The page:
Our moon is unique in the solar system.  Just the right size and just the right distance, it is positioned to stabilize the tilt of Earth’s axis, providing stable seasonal cycles.  Science lacks data so far to know just how unique the Earth-moon relationship in a habitable zone is among other stellar systems.  We know from the planets of our own solar system that moons come in all sizes, from tiny Deimos to massive Titan, and orbit in apparently arbitrary radii from their host planets.  What astrophysicists can do is predict what would happen on earth if things were different.  That’s what one scientist did.  Another discovery could change the view of the moon’s surface being unaltered for billions of years.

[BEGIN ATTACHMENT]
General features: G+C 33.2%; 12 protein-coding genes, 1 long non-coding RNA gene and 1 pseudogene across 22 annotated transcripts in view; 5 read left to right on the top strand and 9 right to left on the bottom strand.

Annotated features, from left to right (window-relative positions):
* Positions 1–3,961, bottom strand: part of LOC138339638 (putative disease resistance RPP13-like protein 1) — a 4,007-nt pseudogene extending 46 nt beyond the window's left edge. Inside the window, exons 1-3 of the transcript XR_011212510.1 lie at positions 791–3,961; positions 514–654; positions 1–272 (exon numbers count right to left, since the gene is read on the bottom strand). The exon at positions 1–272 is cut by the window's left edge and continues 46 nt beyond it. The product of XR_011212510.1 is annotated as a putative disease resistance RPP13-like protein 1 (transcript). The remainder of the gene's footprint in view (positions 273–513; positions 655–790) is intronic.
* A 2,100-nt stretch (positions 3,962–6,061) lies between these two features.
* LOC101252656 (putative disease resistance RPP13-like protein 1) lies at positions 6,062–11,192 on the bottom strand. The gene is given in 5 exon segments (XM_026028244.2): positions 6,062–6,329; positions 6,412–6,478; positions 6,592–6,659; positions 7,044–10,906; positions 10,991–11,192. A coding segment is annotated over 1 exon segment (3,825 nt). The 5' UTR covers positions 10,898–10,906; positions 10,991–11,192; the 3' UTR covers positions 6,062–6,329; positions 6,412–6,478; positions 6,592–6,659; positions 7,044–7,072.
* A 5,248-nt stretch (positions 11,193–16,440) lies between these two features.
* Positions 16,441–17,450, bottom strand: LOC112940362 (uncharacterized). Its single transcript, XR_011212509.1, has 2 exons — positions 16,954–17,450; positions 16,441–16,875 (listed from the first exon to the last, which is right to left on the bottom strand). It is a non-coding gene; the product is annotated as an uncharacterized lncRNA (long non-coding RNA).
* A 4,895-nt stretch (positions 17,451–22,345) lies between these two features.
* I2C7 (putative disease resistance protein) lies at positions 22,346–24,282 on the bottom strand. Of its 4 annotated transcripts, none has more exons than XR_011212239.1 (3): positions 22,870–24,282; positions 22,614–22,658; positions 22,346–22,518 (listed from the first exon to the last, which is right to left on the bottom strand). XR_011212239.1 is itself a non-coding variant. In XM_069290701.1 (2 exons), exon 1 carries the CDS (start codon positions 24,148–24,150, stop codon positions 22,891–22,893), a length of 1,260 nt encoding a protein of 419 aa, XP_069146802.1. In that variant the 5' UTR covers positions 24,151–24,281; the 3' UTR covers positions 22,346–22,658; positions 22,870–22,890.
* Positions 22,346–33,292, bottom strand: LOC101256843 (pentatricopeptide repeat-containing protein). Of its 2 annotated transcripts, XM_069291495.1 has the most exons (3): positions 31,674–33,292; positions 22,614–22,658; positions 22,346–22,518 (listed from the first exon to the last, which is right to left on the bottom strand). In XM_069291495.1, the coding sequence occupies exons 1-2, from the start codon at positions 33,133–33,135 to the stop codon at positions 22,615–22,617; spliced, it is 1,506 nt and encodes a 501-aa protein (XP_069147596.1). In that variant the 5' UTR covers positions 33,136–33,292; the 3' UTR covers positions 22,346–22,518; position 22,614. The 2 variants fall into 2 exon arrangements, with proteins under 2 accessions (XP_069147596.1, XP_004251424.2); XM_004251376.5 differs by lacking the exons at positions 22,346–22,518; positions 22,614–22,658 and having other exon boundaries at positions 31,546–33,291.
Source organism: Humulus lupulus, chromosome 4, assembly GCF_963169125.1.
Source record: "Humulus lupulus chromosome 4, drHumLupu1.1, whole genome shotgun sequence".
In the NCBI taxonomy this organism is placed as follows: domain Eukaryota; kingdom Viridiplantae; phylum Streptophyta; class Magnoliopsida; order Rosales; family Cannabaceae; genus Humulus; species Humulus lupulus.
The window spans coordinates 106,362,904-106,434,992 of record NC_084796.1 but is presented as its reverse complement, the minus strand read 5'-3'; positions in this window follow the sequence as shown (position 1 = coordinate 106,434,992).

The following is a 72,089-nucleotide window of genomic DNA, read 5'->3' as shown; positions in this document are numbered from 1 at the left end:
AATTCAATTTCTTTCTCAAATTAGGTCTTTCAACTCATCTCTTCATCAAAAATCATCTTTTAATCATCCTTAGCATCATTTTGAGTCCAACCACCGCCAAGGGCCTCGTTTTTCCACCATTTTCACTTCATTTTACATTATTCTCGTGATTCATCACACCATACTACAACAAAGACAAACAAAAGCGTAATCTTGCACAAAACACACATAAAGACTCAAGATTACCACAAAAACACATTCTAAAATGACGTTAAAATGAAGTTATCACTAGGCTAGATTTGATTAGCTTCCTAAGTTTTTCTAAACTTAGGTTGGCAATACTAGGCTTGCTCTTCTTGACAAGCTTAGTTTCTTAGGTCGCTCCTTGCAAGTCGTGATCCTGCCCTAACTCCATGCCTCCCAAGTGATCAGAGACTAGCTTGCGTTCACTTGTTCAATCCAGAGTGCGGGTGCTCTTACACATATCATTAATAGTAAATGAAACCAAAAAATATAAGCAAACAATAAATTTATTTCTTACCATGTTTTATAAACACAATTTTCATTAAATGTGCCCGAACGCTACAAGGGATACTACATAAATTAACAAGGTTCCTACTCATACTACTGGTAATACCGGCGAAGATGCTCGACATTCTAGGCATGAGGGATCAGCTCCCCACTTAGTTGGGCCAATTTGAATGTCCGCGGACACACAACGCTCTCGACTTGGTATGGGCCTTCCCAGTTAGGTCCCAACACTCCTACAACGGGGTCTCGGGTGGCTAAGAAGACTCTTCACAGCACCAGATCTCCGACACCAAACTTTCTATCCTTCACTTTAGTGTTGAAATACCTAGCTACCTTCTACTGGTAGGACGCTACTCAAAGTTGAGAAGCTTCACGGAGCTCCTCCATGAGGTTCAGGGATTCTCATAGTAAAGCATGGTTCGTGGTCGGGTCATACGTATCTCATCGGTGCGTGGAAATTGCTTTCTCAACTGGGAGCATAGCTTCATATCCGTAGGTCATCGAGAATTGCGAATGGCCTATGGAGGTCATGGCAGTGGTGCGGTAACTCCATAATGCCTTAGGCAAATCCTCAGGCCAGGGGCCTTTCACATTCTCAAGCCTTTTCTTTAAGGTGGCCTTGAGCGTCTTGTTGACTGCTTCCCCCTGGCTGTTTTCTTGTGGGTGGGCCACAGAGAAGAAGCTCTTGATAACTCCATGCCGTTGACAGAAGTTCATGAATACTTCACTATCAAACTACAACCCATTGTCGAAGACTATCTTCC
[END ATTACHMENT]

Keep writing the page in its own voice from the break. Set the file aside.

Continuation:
PhysOrg reported a thought experiment by Neil F. Comins, author of a book entitled, What If the Earth Had Two Moons? (see title on Amazon.com).  First, consider why we should be glad to have just one:

Our Earth-Moon system is unique in the solar system. The Moon is 1/81 the mass of Earth while most moons are only about 3/10,000 the mass of their planet. The size of the Moon is a major contributing factor to complex life on Earth. It is responsible for the high tides that stirred up the primordial soup of the early Earth, it’s the reason our day is 24 hours long, it gives light for the variety of life forms that live and hunt during the night, and it keeps our planet’s axis tilted at the same angle to give us a constant cycle of seasons.

A second moon would change that….

 

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